made with the Whiteman Band where it is clear that all
the mad-cap antics were provided by the band whilst Gershwin
played it straight.
the 1945 movie Rhapsody in Blue (a ‘biopic’ of Gershwin
which in time honoured tradition was a great deal more
fiction than fact) a performance of the last movement of
the Concerto in F is interrupted after the climactic
tam-tam stroke so that the conductor can announce to the
audience that the composer has died. Said conductor then
turns back to the orchestra and recommences the performance.
It is a horribly melodramatic scene, one which unintentionally
highlights one of Gershwin’s weakest compositional moments.
The tam-tam stroke is in itself and interruption to the
flow of the music; Gershwin has lost his way and so needs
a dramatic gesture in order to return to earlier material
for the coda.
the opening tutti of the present performance I feared that
Rattle would distort the flow of the music to near incoherence.
True, there are times where his rallentandi beggar
belief but, on the whole, I found this one of the most
satisfying accounts of the work on disc. Rattle has often
been accused of self-consciously ‘cherry-picking’ details
in his performances and that is certainly in evidence here.
Yet, more importantly, he frequently displays his extraordinary
ability to balance textures to reveal inner lines that
actually contribute to, rather than detract from, the musical
argument. And then there is his sense of rhythm; anyone
who has heard his famous recording of Porgy and Bess will
know what vitality he brings to that score through the
understanding that - in this repertoire at least - speed
does not necessarily equal excitement. Rattle allows Gershwin’s
Charleston rhythms in the first movement enough time to
make their effect felt.
CBSO really do step up to the mark here. The orchestration
sounds so fresh, articulation in the quicker moments the
equal of any on record. Some may miss a certain degree
of brashness to the playing and yet that is merely a side
effect of the level of detail that Rattle unearths. Special
notice should be given to Alan Whitehead’s trumpet solo
in the second movement; it was, I believe, his CBSO swansong
in this very work with the exact same forces that I witnessed
in a remarkable all-Gershwin programme at Symphony Hall
in the mid-1990s. The immensely touching speech that Rattle
gave after the performance was a fitting testament to the
relationship between conductor and orchestra at that time.
the end, though, any performance of this work must have
at its heart a convincing exponent of the solo piano part.
Donohoe is exceptional. Once again, there is a level of
subtlety and insight on display which is rarely given to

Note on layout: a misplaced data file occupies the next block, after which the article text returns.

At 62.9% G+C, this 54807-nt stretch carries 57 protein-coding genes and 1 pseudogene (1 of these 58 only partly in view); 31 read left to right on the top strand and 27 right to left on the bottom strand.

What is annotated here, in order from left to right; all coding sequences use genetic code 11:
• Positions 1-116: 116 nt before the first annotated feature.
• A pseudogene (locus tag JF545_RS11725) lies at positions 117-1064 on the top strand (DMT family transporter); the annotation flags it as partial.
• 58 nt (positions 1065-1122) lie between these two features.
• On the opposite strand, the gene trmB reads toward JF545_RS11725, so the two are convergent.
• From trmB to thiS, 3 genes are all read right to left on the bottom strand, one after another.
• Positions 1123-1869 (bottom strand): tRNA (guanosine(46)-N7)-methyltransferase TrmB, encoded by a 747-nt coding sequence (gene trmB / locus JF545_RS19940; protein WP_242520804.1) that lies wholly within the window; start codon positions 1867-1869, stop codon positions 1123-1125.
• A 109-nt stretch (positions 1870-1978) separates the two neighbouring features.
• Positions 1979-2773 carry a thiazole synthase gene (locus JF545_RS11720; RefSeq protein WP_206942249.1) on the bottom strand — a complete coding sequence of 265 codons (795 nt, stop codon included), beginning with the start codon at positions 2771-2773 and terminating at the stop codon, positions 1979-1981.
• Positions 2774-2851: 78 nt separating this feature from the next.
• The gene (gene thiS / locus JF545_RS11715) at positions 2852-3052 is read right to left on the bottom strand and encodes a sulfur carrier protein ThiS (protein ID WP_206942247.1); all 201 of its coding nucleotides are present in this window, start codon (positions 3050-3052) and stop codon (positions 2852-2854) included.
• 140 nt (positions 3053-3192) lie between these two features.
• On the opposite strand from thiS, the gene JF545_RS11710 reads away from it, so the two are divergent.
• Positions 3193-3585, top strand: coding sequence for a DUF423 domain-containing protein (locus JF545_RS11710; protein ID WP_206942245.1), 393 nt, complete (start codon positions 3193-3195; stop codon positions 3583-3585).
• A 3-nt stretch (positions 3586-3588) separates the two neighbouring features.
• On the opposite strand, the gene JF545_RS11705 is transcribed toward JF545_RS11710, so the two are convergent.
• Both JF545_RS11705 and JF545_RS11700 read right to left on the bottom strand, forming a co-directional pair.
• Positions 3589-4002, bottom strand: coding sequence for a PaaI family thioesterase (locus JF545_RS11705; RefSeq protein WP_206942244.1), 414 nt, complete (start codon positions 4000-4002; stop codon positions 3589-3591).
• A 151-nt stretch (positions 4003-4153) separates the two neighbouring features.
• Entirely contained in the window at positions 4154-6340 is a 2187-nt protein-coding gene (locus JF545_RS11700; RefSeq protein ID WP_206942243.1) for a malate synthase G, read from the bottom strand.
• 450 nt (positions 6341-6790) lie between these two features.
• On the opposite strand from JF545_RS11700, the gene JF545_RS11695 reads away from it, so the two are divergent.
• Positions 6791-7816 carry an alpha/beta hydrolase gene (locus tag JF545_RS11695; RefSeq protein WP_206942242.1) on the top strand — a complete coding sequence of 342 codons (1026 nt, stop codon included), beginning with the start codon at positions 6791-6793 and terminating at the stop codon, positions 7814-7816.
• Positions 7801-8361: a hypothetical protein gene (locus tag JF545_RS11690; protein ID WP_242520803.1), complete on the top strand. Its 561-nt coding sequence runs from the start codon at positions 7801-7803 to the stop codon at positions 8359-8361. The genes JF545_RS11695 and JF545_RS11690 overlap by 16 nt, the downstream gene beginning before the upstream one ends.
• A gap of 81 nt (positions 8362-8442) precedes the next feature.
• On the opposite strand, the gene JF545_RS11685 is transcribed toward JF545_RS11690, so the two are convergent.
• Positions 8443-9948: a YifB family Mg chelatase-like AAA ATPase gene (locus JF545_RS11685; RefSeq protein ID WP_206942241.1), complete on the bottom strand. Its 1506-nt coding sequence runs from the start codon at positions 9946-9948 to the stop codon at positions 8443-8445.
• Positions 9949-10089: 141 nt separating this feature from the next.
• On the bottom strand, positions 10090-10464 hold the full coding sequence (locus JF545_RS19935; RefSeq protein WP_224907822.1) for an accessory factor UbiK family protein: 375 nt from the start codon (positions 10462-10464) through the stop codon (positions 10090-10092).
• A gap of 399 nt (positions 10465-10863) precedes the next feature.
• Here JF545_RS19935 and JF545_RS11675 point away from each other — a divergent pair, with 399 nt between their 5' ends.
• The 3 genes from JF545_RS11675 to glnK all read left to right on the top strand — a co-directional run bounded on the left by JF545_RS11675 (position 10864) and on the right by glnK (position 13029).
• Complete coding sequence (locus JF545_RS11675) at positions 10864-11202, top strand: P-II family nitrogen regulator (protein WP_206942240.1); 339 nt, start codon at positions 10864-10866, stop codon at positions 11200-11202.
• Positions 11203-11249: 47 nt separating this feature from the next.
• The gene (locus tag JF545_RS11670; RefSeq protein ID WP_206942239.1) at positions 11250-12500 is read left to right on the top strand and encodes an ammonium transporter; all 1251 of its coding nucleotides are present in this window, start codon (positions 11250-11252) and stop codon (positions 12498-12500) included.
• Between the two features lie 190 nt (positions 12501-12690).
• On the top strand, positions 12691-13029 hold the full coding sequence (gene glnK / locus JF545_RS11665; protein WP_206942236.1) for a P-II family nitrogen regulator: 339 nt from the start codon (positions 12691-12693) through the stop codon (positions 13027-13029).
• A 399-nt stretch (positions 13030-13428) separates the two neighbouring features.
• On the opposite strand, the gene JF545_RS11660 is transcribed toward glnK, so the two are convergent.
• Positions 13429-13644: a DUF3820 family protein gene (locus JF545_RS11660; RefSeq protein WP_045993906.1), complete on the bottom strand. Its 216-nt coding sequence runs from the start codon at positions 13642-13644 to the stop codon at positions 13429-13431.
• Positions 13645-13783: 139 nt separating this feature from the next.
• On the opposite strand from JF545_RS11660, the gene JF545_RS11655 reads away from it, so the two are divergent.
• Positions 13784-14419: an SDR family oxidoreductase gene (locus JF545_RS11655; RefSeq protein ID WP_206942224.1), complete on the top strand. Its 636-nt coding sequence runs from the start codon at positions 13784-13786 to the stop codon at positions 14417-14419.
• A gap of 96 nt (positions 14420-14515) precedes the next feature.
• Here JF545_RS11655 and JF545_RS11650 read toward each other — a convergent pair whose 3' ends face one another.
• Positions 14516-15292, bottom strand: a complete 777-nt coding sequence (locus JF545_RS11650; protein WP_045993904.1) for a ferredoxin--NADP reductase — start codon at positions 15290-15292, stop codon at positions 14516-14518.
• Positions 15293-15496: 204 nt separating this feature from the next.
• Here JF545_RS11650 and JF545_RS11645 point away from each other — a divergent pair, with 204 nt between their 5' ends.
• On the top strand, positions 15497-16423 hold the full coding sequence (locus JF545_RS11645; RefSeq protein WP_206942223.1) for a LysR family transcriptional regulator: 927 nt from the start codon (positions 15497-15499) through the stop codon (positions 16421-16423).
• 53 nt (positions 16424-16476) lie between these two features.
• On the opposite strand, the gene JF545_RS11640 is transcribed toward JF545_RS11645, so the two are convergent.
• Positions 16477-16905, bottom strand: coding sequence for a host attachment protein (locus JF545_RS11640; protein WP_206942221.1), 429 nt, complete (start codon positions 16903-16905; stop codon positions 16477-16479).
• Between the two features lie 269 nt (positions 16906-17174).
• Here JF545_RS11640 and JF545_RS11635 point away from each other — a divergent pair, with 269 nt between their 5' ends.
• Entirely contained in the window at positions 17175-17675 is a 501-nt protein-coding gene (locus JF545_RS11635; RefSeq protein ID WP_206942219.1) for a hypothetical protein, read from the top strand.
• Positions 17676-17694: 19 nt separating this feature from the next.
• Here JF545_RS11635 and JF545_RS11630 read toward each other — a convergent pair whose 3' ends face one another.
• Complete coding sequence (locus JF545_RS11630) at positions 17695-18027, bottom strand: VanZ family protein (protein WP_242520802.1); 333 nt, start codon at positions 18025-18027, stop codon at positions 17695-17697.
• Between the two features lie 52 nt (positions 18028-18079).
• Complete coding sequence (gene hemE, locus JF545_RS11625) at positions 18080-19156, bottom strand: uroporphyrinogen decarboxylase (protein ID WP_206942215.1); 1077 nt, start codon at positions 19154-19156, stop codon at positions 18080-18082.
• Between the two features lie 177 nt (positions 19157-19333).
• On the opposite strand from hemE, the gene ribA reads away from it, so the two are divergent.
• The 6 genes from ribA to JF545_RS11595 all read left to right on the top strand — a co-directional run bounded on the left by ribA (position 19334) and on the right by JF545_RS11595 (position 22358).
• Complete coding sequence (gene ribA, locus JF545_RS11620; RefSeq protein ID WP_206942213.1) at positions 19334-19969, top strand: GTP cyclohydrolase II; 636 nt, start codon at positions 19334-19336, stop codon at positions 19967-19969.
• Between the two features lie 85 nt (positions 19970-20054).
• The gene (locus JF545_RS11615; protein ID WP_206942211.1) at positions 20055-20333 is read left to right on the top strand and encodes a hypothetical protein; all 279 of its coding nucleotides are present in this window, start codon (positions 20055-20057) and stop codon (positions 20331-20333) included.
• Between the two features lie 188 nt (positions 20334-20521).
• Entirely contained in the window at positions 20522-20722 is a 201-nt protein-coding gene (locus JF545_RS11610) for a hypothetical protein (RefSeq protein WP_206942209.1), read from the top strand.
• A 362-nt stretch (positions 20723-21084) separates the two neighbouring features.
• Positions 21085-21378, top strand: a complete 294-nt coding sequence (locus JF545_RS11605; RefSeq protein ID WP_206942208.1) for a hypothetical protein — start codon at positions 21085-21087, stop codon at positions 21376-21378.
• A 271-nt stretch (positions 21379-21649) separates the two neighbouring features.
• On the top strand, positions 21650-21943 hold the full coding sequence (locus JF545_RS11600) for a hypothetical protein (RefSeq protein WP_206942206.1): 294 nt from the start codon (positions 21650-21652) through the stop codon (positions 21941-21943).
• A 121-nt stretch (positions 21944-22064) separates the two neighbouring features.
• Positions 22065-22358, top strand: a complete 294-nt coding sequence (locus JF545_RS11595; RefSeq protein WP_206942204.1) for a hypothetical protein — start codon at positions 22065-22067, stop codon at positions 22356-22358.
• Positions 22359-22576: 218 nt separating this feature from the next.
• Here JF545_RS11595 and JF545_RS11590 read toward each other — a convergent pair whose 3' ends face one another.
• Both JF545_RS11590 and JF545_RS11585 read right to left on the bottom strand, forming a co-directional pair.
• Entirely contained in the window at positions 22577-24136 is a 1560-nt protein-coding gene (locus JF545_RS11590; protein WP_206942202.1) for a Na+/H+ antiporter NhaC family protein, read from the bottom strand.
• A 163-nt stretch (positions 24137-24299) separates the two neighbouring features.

this work but of which it completely deserves. Anyone wanting
the dash and devil-may-care attitude of Earl Wild or Wayne
Marshall will want to look elsewhere and yet, after repeated
listening, I found myself more and more mesmerised by the
of the same qualities can be found in Donohoe’s performance
of the Songbook. Essentially a money-spinning endeavour
on Gershwin’s part (although, by 1932 one wonders why the
sensationally successful composer felt the need to supplement
his income further), the eighteen arrangements of his most
popular songs are remarkably well-crafted and (unsurprisingly)
idiomatic. They are also very short. When Ella Fitzgerald
came to record her own ‘Gershwin Songbook’, she realised
that she was going to have to learn all of the verses from
scratch; in their transition from show tunes to jazz standard
the verses had slipped into oblivion. Well, Gershwin appears
to have set the precedent with his arrangements here, abandoning
the verses altogether. Yes, the refrains feature some of
the finest and most memorable tunes, but the composer’s
genius was frequently most evident in the verses. One also
wonders if, had Gershwin lived a few years longer, he may
have added a few more numbers. Having been published in
1932, the set pre-dates all of his Hollywood work, arguably
the most exquisite period of his compositional career.
Nevertheless, you’d be hard pushed to forget any of the
music presented here, particularly when played with such
virtuosity and élan. Donohoe avoids the usual pitfalls
of a ‘classical’ pianist interpreting ‘popular’ music and
gives performances that are both exceptionally musical
and utterly idiomatic.
in all this is a fantastic bargain featuring all-round
exceptional performances, beautifully recorded. With an
invaluable Rhapsody and an interesting Concerto it
Owen E Walton
Gerard Hoffnung CDs